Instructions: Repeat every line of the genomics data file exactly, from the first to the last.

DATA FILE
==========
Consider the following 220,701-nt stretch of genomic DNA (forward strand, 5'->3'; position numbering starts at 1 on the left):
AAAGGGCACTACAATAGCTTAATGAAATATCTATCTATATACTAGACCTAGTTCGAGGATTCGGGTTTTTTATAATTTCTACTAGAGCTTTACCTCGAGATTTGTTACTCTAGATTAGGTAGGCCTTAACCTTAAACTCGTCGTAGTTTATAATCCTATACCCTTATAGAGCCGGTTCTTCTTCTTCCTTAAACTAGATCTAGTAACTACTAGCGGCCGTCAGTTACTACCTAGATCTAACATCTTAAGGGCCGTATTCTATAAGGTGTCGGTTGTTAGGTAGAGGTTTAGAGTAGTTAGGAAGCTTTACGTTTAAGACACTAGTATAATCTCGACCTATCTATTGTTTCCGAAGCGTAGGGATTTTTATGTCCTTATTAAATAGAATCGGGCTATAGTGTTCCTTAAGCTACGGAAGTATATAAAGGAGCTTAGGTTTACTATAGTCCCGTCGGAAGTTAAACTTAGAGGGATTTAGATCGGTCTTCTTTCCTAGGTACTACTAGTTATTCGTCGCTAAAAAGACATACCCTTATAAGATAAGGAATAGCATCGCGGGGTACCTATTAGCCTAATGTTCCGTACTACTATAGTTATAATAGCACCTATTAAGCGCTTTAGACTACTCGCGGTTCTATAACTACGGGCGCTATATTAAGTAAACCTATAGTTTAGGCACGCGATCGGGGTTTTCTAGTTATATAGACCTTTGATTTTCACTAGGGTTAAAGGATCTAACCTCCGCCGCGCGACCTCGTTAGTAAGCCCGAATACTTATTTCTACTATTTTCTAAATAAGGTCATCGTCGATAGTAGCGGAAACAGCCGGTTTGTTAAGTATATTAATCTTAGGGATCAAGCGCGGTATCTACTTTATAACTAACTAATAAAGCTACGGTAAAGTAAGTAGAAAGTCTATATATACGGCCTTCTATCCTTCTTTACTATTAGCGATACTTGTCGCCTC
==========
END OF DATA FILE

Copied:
Consider the following 220,701-nt stretch of genomic DNA (forward strand, 5'->3'; position numbering starts at 1 on the left):
AAAGGGCACTACAATAGCTTAATGAAATATCTATCTATATACTAGACCTAGTTCGAGGATTCGGGTTTTTTATAATTTCTACTAGAGCTTTACCTCGAGATTTGTTACTCTAGATTAGGTAGGCCTTAACCTTAAACTCGTCGTAGTTTATAATCCTATACCCTTATAGAGCCGGTTCTTCTTCTTCCTTAAACTAGATCTAGTAACTACTAGCGGCCGTCAGTTACTACCTAGATCTAACATCTTAAGGGCCGTATTCTATAAGGTGTCGGTTGTTAGGTAGAGGTTTAGAGTAGTTAGGAAGCTTTACGTTTAAGACACTAGTATAATCTCGACCTATCTATTGTTTCCGAAGCGTAGGGATTTTTATGTCCTTATTAAATAGAATCGGGCTATAGTGTTCCTTAAGCTACGGAAGTATATAAAGGAGCTTAGGTTTACTATAGTCCCGTCGGAAGTTAAACTTAGAGGGATTTAGATCGGTCTTCTTTCCTAGGTACTACTAGTTATTCGTCGCTAAAAAGACATACCCTTATAAGATAAGGAATAGCATCGCGGGGTACCTATTAGCCTAATGTTCCGTACTACTATAGTTATAATAGCACCTATTAAGCGCTTTAGACTACTCGCGGTTCTATAACTACGGGCGCTATATTAAGTAAACCTATAGTTTAGGCACGCGATCGGGGTTTTCTAGTTATATAGACCTTTGATTTTCACTAGGGTTAAAGGATCTAACCTCCGCCGCGCGACCTCGTTAGTAAGCCCGAATACTTATTTCTACTATTTTCTAAATAAGGTCATCGTCGATAGTAGCGGAAACAGCCGGTTTGTTAAGTATATTAATCTTAGGGATCAAGCGCGGTATCTACTTTATAACTAACTAATAAAGCTACGGTAAAGTAAGTAGAAAGTCTATATATACGGCCTTCTATCCTTCTTTACTATTAGCGATACTTGTCGCCTC